Vanhi, known to those who love it as the City of Gems, unfolds before me. Parts of the city are still in ruins. Whole districts are blocked off, their residents shut out. Tents were set up by the outer wall that borders the Bhavya Desert for temporary housing until the districts are rebuilt. What would my ancestors think of this disarray? The rajahs that came before me tamed the desert and built this oasis. My first major act as ruler undid all their hard work.
Few people know that I released the demon Udug from the Void to prevent a wicked sultan from doing the same. Udug impersonated my father and led our army in a battle against the warlord. They prevailed against the rebels, though the cost was great. The repairs have rapidly depleted our reserves.
But not for long.
In one week, I will wed Princess Gemi. In most regards, she is a stranger. I gained respect for her and her people as we fought together against Udug. I have since studied the Southern Isles’ history and their inclusion of bhutas. The empire needs the materials and monetary resources I negotiated for in our alliance. I also need guidance on how to progress to peace.
For a time, I envisioned another marital union for myself. Kalinda was the obvious selection as my kindred, but her heart led her elsewhere. The hurt of her refusal clung on for a time but has since disintegrated. Kali sacrificed much to return me to my palace and throne. I see how our people look at her. Those who saw her fight for their freedoms respect her more, undeterred by her bhuta heritage. Many more do not appreciate her labors and view her only as a Burner. Their incoming kindred, who had no associations with the rebels, will more easily garner their esteem. Gaining my own affection for my first wife is not a priority. Rajahs do not have the same romantic independence as others. Our hearts must belong to our empires.
“Your Majesty?” Pons asks from the lower roof. I drop into the aviary. The Galer enters, rousing the doves. He does not remark about where I am. During our first days together, I made him promise not to tell anyone about my rooftop escapades. “Your meeting begins soon.”
“I’m coming.” I replace the ink and quill in the box and then pick up the parchment with the unfinished story.
“Would you like me to send that correspondence, sir?”
“This? No. This is nothing.” I crush the parchment into a ball. The bottom of the wooden box is littered with crumpled papers. I toss my latest attempt in with the others and close the lid.
Wind and rain beat against my back and lash at my hair. I stand on the lakeshore, icebergs bobbing across the shattered surface.
“Kali!” Deven calls from within the hurling water, near the center of the lake. He dips under a crashing wave and up again.
I run up to my shins into the freezing waters. Ice bites into my skin. Rain distorts my vision. He disappears behind a wave. I search frantically. He reappears, swimming against currents and crosswinds.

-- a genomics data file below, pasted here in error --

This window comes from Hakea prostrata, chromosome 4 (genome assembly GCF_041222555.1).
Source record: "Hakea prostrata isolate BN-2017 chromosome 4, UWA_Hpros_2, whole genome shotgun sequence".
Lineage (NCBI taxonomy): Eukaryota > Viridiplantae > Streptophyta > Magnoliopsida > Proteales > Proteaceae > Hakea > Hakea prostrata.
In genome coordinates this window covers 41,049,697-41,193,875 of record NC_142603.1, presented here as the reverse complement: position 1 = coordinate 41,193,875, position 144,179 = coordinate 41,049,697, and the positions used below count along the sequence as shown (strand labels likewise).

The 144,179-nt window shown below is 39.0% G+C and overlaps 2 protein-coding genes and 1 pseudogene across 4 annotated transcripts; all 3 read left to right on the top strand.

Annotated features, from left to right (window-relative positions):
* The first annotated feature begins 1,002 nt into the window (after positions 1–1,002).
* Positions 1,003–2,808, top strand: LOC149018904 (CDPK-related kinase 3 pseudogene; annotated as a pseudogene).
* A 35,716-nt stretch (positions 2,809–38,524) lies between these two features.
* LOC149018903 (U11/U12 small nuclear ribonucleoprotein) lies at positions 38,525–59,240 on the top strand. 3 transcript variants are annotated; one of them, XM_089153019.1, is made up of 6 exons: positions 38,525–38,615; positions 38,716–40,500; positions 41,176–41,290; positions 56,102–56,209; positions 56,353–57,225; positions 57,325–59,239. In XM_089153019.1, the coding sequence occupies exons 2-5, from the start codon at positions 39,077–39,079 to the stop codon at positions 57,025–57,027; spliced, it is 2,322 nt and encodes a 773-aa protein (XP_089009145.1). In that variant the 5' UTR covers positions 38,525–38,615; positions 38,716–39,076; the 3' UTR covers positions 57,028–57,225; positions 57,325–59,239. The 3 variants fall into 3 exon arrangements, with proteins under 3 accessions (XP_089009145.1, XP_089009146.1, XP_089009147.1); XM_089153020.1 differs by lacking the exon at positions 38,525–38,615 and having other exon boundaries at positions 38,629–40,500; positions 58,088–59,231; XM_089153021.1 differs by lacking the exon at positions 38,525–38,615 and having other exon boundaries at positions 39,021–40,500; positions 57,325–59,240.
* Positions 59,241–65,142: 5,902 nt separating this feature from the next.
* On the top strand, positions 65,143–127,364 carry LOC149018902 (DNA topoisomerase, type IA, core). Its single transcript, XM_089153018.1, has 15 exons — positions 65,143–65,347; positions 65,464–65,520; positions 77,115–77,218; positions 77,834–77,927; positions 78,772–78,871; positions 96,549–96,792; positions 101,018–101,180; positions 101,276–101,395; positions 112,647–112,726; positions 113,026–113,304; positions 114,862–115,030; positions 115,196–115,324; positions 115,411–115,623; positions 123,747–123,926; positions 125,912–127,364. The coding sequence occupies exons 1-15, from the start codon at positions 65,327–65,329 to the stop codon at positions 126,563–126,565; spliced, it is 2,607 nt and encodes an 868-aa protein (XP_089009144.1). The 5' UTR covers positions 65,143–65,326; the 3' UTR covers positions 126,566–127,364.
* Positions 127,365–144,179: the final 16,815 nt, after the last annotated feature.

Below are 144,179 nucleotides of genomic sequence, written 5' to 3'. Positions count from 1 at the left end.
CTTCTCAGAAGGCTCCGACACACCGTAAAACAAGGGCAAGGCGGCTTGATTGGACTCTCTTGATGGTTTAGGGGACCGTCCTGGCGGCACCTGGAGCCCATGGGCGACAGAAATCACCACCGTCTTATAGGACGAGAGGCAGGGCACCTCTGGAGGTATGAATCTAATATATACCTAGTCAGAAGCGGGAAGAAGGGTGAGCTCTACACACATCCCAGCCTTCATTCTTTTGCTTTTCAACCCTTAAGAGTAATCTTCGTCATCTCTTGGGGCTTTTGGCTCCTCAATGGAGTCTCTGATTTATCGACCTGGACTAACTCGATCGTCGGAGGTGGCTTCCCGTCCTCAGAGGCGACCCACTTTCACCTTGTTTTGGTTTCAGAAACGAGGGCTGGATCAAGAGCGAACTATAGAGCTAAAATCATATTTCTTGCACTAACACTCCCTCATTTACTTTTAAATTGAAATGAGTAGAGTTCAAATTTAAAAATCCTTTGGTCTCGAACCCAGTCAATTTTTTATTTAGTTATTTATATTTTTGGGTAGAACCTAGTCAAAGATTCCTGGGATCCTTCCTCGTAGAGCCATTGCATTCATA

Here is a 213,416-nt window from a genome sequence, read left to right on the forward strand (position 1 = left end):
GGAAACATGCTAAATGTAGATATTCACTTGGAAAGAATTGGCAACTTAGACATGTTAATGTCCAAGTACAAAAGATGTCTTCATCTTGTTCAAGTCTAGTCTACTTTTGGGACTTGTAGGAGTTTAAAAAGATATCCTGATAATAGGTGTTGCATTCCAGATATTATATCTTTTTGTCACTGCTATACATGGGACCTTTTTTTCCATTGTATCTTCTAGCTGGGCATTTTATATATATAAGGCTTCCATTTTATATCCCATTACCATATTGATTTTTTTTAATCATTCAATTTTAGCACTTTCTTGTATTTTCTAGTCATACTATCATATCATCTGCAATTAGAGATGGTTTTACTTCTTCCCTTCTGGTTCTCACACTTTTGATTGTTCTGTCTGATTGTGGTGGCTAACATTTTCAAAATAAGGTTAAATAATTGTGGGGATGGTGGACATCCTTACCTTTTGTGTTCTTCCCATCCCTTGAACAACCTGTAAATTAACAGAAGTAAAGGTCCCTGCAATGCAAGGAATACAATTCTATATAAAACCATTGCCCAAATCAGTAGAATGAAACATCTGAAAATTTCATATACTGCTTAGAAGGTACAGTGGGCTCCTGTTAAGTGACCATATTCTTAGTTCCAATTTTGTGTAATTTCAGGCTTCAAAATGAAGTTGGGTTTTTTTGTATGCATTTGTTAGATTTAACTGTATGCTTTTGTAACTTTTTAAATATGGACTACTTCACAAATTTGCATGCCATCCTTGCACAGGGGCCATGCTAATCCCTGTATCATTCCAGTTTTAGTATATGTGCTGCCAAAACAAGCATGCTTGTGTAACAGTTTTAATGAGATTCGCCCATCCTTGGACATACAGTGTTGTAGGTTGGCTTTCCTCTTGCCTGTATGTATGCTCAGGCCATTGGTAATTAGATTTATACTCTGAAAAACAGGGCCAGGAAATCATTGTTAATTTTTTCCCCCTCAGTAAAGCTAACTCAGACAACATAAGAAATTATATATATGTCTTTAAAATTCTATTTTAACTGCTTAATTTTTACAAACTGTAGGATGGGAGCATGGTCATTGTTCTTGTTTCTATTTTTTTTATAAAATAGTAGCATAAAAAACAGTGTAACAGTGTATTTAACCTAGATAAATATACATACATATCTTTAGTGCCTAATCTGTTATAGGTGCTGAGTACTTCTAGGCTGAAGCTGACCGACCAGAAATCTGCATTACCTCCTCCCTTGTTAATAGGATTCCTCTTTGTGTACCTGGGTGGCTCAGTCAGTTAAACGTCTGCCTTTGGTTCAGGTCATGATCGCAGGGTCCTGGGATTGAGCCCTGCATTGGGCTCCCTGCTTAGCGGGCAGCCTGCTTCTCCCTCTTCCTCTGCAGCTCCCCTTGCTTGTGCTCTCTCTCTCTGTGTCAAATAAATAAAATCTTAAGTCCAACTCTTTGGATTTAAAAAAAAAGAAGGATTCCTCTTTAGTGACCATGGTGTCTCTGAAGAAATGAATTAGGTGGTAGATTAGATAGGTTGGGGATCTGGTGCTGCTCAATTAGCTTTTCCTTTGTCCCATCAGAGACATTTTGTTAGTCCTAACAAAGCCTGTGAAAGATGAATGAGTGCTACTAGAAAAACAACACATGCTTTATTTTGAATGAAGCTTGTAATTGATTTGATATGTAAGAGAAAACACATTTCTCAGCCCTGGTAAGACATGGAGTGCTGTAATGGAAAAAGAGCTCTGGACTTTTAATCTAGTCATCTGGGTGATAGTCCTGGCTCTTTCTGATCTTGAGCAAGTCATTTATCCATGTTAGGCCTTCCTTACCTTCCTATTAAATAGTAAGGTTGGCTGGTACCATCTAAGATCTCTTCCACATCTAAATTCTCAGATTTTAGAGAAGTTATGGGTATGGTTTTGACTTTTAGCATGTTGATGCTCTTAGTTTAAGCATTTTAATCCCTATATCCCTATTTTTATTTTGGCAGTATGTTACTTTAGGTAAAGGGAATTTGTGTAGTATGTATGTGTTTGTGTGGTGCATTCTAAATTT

Our gazes connect across the perilous divide, both rife with terror. The storm whips up massive crosscurrents. A maelstrom spins Deven around its outer radius.
He cannot break free.
I dive in and swim out. My right hand is whole again. I cannot stop to think about how that is possible. I funnel all my strength into reaching him. He twirls closer to the whirlpool.
We reach for each other. Our fingertips touch—
A current slices between us.
Deven careens into the vortex and goes under. I scrutinize the choppy waves. When he does not resurface, I inhale and dive.
Shadows writhe below, hooks grasping and dragging him. I swim farther and catch his fingers. The hooks pull harder, wrenching him from my clasp. The darkness arrests him and he sinks from view. I swim into the directionless pit.
“Come to me.” The distinctly female voice vibrates through my skull. “Come to me or your beloved is mine.” Something ugly in her voice twists “beloved.”
The same hooks that stole Deven reach for me. Icy spikes impale my thighs. Not hooks—claws. I try to scream. My mouth fills with water that tastes of lead. The phantom cackles. I grasp for something solid, but the claws submerge me deeper into the pit.
Someone jostles my shoulder. I jerk awake.
“Sorry to disturb you,” says Indah. “You’ve both been asleep awhile.”
Her daughter, Jala, naps in my arms. I came to their chamber for a visit, as I do most days after I teach my art course, and sat down to rock the baby to sleep. “I must have dozed off.”
“You were mumbling.”
My legs ache. I can still recall that eerie cackle.
“I was dreaming.” I say no more, unwilling to give credence to my nightmare by reliving its horrors, and peer down at the bundled infant.
“Jala sleeps soundly with you,” Indah notes, her tone pleased.